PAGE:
A marriage penalty occurs whenever a couple pays higher federal income taxes as a result of their marriage than they would pay if they remained single and filed individual returns. A marriage bonus occurs whenever a couple pays lower federal income taxes as a result of marriage than they would pay if they remained single and filed individual returns. Marriage penalties are the greatest where there are two wage earners; marriage bonuses are the greatest where there is only one wage earner. Although numerous articles have been written about the marriage penalty, this essay provides a different perspective.
THE TAX IMPLICATIONS OF THE MARRIAGE DECISION
This section considers the effects of the marriage decision by examining the differences between white and black households. The evidence suggests that there is a difference in the impact of both the marriage bonus and the marriage penalty based upon race. Black families are more likely to pay a marriage penalty; white families are more likely to receive a marriage bonus.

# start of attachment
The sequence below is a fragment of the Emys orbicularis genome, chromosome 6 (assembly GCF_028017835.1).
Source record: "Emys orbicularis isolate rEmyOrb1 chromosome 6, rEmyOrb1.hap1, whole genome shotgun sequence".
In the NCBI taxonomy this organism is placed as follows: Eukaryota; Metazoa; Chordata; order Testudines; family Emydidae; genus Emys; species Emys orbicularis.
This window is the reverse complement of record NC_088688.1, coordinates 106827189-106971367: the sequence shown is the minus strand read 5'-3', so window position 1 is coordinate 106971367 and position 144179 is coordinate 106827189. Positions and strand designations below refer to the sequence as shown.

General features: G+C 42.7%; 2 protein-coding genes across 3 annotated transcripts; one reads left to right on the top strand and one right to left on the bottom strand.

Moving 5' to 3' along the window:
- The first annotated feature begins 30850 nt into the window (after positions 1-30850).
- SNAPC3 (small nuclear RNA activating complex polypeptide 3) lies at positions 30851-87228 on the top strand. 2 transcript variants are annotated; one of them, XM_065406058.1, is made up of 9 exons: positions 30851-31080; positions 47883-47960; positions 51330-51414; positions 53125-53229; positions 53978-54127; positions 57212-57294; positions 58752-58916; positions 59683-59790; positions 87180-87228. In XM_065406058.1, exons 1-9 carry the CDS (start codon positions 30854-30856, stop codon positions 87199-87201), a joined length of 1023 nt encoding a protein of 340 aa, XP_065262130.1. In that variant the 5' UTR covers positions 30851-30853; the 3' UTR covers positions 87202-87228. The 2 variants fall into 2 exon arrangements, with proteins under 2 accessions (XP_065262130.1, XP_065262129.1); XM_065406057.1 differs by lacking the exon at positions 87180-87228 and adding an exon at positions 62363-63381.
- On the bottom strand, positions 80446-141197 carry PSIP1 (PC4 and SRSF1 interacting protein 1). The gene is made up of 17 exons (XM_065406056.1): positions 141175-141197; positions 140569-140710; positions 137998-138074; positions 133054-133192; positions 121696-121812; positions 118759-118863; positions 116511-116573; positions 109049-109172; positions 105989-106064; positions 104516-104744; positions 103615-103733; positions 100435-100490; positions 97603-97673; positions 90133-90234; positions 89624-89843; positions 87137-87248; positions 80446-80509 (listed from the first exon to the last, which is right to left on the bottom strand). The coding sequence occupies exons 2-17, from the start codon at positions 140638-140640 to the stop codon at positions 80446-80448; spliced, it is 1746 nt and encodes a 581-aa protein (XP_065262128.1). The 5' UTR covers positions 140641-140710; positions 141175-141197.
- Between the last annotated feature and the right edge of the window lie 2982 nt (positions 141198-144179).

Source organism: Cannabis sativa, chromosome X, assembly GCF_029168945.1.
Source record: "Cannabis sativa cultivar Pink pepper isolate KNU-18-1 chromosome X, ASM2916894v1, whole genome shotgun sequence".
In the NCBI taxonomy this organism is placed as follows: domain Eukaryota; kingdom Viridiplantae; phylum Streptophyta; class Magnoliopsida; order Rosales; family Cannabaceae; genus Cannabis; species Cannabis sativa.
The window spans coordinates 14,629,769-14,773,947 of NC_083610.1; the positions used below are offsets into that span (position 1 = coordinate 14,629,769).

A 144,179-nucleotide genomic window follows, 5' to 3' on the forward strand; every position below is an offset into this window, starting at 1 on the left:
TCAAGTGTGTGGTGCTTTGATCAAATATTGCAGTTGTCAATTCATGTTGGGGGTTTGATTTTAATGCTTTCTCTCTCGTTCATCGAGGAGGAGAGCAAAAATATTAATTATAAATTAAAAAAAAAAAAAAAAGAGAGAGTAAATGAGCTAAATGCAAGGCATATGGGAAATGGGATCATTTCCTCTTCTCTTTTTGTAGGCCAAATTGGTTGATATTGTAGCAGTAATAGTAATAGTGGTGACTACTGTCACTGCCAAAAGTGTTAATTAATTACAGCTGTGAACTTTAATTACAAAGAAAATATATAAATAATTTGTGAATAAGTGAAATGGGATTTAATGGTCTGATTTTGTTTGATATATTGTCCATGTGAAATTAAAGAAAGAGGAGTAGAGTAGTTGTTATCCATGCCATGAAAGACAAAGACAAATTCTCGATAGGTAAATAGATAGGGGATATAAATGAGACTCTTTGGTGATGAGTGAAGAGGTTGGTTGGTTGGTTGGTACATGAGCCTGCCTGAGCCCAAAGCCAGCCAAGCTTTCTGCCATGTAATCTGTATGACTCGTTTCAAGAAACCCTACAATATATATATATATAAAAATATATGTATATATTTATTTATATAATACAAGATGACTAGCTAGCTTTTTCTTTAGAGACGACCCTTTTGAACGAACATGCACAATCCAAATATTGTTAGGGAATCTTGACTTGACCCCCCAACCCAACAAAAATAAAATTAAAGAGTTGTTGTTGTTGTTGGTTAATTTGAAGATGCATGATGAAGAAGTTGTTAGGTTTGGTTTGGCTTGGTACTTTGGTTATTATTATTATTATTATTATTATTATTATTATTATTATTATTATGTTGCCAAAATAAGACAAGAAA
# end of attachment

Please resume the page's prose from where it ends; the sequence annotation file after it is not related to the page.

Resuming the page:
My analysis is limited to an investigation of the differences between black and white households. Without question, a richer, more complete examination ultimately must include Hispanic, Asian, Native American, and other racial or ethnic groups. In that regard, this essay is intended only as a first step in considering the racial and gender implications of the rate structure. This essay also makes the simplifying assumption that there are no racially mixed households. That assumption does not distort the picture much, given that in 1985, 98.9% of black married women and 96.6% of black married men had a black spouse.